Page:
ENERGY STAR certification is the national symbol for protecting the environment through superior energy efficiency. To qualify, buildings must perform in the top 25 percent of similar facilities nationwide for energy efficiency. The MDC facility joins only 27 other office buildings and a total of 93 facilities in Missouri to receive ENERGY STAR designation.
The Kirksville facility received a rating of 79 on the ENERGY STAR performance scale. This measurement helps organizations assess how efficiently their buildings use energy relative to similar buildings nationwide. A building that scores a 75 or higher on EPA’s 1-100 scale is eligible for the ENERGY STAR certification.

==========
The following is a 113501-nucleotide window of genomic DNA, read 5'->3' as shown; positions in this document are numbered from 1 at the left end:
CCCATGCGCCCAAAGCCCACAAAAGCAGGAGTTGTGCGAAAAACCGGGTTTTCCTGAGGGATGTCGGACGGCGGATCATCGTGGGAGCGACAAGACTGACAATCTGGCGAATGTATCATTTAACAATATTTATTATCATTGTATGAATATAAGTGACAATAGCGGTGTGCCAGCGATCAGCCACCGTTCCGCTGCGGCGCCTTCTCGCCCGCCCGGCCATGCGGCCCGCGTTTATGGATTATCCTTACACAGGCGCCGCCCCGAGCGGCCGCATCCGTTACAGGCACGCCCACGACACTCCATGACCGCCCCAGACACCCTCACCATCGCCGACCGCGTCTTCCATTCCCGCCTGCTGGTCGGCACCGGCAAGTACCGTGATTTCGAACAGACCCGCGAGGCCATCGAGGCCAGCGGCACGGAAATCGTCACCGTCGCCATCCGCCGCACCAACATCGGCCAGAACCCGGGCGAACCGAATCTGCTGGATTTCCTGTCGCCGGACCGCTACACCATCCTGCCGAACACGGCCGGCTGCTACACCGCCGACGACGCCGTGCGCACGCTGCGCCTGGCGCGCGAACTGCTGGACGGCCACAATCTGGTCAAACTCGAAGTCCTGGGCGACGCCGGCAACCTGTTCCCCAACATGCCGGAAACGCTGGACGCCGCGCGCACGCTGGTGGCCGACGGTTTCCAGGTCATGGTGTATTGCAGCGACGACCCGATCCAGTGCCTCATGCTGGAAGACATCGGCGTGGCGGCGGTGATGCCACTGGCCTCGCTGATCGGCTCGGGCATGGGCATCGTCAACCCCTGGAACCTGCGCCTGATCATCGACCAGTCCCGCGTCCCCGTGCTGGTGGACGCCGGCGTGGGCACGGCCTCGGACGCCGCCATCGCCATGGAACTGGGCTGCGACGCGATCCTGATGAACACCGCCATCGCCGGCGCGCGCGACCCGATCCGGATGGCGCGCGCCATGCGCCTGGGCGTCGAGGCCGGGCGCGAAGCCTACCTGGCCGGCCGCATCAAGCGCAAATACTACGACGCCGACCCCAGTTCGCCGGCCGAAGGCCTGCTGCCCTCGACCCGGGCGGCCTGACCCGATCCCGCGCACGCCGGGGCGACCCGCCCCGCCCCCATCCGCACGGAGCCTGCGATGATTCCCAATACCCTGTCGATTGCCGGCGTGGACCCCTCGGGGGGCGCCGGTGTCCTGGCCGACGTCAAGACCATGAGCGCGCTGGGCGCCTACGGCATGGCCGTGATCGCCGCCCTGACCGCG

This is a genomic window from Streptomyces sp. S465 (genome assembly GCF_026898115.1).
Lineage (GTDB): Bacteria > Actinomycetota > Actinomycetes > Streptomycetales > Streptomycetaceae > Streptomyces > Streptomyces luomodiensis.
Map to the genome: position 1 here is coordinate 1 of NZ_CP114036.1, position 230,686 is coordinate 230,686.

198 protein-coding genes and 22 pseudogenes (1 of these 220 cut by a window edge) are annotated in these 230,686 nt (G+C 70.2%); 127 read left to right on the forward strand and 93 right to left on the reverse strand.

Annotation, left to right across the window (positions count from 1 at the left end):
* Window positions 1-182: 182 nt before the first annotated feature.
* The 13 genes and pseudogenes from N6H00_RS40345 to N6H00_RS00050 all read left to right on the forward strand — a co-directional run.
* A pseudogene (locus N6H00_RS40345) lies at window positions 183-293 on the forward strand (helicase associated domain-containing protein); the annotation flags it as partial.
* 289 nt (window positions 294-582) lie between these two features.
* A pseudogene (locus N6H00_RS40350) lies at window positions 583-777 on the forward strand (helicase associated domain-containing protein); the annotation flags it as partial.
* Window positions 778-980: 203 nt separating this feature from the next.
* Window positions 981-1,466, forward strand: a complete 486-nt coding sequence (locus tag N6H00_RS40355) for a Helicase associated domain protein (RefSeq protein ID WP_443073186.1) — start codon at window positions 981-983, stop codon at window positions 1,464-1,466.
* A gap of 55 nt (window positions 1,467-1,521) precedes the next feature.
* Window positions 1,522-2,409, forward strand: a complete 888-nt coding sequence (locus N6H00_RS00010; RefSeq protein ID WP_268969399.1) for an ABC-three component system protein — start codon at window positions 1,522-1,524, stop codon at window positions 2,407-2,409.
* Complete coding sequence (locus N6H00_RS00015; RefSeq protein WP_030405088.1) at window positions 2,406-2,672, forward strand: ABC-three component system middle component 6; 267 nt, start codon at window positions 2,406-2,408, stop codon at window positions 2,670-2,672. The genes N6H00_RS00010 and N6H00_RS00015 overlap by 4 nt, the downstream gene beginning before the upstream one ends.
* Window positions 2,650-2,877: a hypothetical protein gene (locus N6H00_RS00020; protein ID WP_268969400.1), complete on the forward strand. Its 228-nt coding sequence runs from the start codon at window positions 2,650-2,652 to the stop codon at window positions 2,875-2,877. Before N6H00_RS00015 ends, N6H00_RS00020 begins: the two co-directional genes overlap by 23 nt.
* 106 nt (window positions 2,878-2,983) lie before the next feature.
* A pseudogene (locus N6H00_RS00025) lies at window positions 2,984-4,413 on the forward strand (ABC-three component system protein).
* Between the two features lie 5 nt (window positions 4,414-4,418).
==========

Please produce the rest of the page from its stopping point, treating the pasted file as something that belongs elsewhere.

“The Conservation Department is pleased to accept the EPA’s ENERGY STAR award in recognition of our energy-efficiency efforts,” says MDC Director Robert Ziehmer. “This achievement highlights our continued commitment to conservation stewardship and wise use of funds through lowering energy costs.”
MDC Design and Development Division Chief Jacob Careaga added that the state agency is broadening its efforts to improve energy efficiency at other MDC offices and nature centers throughout Missouri by 20 percent over the next five years.
These energy-reduction efforts include simple actions, such as reminding employees to turn off lights, computers and other equipment when not in use. Other efforts include improved energy efficiency of HVAC systems and installing more energy-efficient lighting. Larger scale efforts include maximizing energy efficiency for new MDC facilities and for renovations of existing facilities.